Deferments and forbearances are only temporary fixes. They are used mainly to keep the loan out of default. A deferment occurs when the lender temporarily allows the borrower to stop making payments. For subsidized loans, the federal government pays the loan’s interest while the loan is deferred. For unsubsidized loans, the interest continues to accrue during the deferment period. Deferment rights vary depending on the type of the loan and when the loan obligation was incurred. Deferments are usually applied for with a written application. You may qualify for a deferment if you meet one of the following conditions:

  • At least half-time school enrollment
  • Graduate fellowship study
  • Rehabilitation training program
  • Unemployment
  • Economic hardship
  • Military service and post-active-duty

If you do not qualify for a deferment, you may qualify for loan forbearance to temporarily stop making your payments. All student loans in forbearance, subsidized and unsubsidized, accrue interest. Most forbearances are subject to lender discretion and the requests can be made verbally over the phone.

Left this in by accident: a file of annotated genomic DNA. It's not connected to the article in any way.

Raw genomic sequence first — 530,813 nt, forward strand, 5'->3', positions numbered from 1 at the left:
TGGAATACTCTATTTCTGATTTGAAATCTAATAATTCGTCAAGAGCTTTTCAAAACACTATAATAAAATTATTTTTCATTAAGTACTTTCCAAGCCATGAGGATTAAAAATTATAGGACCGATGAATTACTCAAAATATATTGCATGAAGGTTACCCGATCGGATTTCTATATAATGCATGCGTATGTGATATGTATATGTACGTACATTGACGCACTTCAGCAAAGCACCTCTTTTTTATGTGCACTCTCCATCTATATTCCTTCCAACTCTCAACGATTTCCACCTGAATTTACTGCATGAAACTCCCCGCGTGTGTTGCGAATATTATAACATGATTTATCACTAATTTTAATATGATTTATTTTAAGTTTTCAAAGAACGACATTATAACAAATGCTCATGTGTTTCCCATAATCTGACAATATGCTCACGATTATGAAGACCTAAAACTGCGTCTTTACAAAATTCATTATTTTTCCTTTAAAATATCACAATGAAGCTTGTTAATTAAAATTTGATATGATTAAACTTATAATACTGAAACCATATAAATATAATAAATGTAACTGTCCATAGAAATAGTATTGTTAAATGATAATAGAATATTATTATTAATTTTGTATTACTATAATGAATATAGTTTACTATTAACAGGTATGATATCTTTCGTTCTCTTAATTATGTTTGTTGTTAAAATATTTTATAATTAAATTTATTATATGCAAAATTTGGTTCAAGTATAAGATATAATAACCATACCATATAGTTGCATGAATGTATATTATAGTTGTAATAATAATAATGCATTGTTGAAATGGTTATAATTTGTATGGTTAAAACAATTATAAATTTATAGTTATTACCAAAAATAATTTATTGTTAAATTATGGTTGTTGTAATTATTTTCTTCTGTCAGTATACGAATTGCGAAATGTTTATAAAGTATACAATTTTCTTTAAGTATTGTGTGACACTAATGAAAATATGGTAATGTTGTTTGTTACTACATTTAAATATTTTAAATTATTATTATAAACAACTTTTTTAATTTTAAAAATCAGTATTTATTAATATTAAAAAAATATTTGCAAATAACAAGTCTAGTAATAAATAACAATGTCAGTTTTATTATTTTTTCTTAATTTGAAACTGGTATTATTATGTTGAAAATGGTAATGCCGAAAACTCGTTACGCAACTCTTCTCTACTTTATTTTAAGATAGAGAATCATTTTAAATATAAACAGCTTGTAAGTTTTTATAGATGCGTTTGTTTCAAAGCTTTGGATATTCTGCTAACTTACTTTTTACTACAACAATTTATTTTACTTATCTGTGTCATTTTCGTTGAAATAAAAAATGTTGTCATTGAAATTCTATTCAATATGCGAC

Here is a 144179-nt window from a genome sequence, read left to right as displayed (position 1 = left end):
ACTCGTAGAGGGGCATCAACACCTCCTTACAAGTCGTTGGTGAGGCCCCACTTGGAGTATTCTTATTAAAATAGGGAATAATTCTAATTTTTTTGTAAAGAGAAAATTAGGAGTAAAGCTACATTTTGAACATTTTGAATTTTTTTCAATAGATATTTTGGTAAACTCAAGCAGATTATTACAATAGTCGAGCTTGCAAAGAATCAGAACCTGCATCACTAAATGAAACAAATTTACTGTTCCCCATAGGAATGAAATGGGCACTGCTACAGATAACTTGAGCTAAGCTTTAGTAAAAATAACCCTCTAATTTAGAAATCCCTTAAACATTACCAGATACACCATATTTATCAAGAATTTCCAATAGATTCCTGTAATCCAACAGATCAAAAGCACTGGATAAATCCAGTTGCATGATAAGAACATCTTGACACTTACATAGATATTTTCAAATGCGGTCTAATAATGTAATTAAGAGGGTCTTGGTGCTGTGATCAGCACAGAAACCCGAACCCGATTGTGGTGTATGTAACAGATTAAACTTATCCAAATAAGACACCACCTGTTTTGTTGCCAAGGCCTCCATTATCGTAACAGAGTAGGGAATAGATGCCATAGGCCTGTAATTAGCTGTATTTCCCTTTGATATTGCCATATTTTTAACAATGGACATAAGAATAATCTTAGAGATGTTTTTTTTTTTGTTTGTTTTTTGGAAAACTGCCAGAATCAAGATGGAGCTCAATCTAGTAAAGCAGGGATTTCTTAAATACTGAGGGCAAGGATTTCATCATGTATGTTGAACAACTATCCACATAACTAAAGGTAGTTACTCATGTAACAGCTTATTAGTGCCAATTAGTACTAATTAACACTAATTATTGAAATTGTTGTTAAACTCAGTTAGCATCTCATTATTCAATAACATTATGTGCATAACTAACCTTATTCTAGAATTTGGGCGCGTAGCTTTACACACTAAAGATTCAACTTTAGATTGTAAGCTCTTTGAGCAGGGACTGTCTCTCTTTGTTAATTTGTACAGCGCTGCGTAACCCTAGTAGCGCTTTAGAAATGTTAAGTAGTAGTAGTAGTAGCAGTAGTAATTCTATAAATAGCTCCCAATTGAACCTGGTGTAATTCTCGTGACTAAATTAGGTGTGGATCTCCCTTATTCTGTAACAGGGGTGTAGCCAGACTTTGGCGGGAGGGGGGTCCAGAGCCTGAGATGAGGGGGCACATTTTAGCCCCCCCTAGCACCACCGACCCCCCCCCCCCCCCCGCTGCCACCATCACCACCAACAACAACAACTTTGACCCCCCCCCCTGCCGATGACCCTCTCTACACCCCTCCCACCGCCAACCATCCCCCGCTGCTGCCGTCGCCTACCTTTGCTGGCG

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The information you obtain at this site is not, nor is it intended to be, legal advise. You should consult an attorney for individual advice regarding your own situation.

Pursuant to 11 U.S.C Section 528, "We are a debt relief agency. We help people file for bankruptcy relief under the Bankruptcy Code."

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